New York’s voter protection hotline received 10 times more calls during the Empire State’s primary than any previous election, according to a report New York Attorney General Eric Schneiderman released this week. In response to the highly flawed election, he vowed to seek sweeping changes to how the state votes in the future.
WhoWhatWhy had predicted that the New York primary would face a multitude of problems and it turned out to be just as much of a mess as we expected.
“The voting issues we uncovered during the April primary were widespread, systemic and unacceptable,” said Schneiderman.
Most of the calls the hotline received were about the state’s confusing voter registration rules, laws and procedures. New York has outrageously early deadlines for people to switch parties and still be allowed to vote in a primary. It also has a very early deadline for first-time voters.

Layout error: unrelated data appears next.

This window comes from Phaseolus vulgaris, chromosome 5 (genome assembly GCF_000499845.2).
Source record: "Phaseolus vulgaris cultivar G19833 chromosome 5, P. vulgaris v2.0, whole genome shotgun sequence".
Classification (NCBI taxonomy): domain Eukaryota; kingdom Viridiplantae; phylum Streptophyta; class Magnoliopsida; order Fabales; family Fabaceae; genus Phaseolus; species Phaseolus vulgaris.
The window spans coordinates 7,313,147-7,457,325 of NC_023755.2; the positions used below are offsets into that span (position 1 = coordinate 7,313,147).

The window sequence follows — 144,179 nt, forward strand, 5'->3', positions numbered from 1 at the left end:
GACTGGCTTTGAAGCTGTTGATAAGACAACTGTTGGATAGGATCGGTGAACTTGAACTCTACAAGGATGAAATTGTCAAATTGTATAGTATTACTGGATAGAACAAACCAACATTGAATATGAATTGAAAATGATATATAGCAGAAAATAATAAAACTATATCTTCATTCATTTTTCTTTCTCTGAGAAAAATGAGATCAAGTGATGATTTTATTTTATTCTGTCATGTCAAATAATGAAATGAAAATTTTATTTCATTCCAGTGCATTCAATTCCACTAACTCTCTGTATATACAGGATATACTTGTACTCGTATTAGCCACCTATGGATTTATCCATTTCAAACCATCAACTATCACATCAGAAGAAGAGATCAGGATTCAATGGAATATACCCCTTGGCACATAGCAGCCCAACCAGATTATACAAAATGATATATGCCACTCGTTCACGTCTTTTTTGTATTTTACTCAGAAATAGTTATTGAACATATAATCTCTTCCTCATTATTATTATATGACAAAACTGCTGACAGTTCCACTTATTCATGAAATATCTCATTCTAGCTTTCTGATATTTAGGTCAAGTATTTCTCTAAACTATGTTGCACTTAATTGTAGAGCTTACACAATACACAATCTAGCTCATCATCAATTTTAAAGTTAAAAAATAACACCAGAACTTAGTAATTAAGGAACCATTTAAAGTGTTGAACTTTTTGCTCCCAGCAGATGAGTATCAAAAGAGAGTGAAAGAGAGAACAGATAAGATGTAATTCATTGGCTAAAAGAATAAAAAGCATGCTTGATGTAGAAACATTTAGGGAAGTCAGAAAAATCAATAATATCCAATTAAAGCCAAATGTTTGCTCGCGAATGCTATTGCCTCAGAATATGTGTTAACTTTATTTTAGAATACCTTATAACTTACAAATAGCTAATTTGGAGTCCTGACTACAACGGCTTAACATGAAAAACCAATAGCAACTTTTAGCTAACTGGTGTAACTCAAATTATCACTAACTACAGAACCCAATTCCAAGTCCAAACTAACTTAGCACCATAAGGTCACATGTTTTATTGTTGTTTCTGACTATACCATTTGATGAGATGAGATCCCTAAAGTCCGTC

Reduced poll hours in some counties and confusion about polling locations that had been moved without notice also angered voters.
In response to the many problems, Schneiderman pledged to drastically change the way New York votes. The most important part of these reforms would be an automatic registration of eligible voters and an early-voting process.
“The right to vote is the right that protects all other rights. New York must become a national leader by protecting and expanding voting rights throughout the state,” Schneiderman said.
The attorney general also wants to allow same-day registration as well as online voter registration.
That would put New York on a very different path than many GOP-controlled states, which are trying to make it more difficult for minorities to vote.